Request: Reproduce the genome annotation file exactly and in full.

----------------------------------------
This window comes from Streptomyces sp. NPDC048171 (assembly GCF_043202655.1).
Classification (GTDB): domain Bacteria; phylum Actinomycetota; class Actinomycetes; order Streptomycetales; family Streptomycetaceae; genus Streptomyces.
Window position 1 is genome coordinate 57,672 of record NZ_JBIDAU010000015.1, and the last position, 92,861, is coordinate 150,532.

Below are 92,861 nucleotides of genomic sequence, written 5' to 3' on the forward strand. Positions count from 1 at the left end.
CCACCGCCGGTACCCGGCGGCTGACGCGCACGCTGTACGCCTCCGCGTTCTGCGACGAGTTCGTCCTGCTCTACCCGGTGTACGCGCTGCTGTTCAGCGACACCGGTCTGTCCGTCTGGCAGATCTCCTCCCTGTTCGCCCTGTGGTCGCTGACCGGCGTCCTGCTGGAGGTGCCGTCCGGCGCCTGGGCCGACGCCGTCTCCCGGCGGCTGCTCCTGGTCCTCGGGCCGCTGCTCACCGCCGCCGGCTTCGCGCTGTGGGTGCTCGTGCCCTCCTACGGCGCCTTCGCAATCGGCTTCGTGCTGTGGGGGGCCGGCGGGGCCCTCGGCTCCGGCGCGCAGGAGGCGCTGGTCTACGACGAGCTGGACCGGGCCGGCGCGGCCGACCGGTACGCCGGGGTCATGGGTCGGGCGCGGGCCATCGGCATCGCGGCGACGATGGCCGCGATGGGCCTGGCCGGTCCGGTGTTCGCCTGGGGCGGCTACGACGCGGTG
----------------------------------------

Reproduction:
This window comes from Streptomyces sp. NPDC048171 (assembly GCF_043202655.1).
Classification (GTDB): domain Bacteria; phylum Actinomycetota; class Actinomycetes; order Streptomycetales; family Streptomycetaceae; genus Streptomyces.
Window position 1 is genome coordinate 57,672 of record NZ_JBIDAU010000015.1, and the last position, 92,861, is coordinate 150,532.

Below are 92,861 nucleotides of genomic sequence, written 5' to 3' on the forward strand. Positions count from 1 at the left end.
CCACCGCCGGTACCCGGCGGCTGACGCGCACGCTGTACGCCTCCGCGTTCTGCGACGAGTTCGTCCTGCTCTACCCGGTGTACGCGCTGCTGTTCAGCGACACCGGTCTGTCCGTCTGGCAGATCTCCTCCCTGTTCGCCCTGTGGTCGCTGACCGGCGTCCTGCTGGAGGTGCCGTCCGGCGCCTGGGCCGACGCCGTCTCCCGGCGGCTGCTCCTGGTCCTCGGGCCGCTGCTCACCGCCGCCGGCTTCGCGCTGTGGGTGCTCGTGCCCTCCTACGGCGCCTTCGCAATCGGCTTCGTGCTGTGGGGGGCCGGCGGGGCCCTCGGCTCCGGCGCGCAGGAGGCGCTGGTCTACGACGAGCTGGACCGGGCCGGCGCGGCCGACCGGTACGCCGGGGTCATGGGTCGGGCGCGGGCCATCGGCATCGCGGCGACGATGGCCGCGATGGGCCTGGCCGGTCCGGTGTTCGCCTGGGGCGGCTACGACGCGGTG